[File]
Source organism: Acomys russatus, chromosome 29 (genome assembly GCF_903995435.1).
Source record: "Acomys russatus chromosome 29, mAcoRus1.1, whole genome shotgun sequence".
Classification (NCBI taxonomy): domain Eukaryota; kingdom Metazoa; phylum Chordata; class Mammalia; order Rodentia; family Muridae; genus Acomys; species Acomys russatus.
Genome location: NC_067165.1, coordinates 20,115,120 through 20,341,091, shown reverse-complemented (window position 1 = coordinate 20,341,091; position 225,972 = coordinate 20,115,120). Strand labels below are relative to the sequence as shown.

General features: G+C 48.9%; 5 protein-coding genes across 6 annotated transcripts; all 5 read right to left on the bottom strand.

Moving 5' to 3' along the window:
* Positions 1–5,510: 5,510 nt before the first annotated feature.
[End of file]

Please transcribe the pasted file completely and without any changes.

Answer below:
Source organism: Acomys russatus, chromosome 29 (genome assembly GCF_903995435.1).
Source record: "Acomys russatus chromosome 29, mAcoRus1.1, whole genome shotgun sequence".
Classification (NCBI taxonomy): domain Eukaryota; kingdom Metazoa; phylum Chordata; class Mammalia; order Rodentia; family Muridae; genus Acomys; species Acomys russatus.
Genome location: NC_067165.1, coordinates 20,115,120 through 20,341,091, shown reverse-complemented (window position 1 = coordinate 20,341,091; position 225,972 = coordinate 20,115,120). Strand labels below are relative to the sequence as shown.

General features: G+C 48.9%; 5 protein-coding genes across 6 annotated transcripts; all 5 read right to left on the bottom strand.

Moving 5' to 3' along the window:
* Positions 1–5,510: 5,510 nt before the first annotated feature.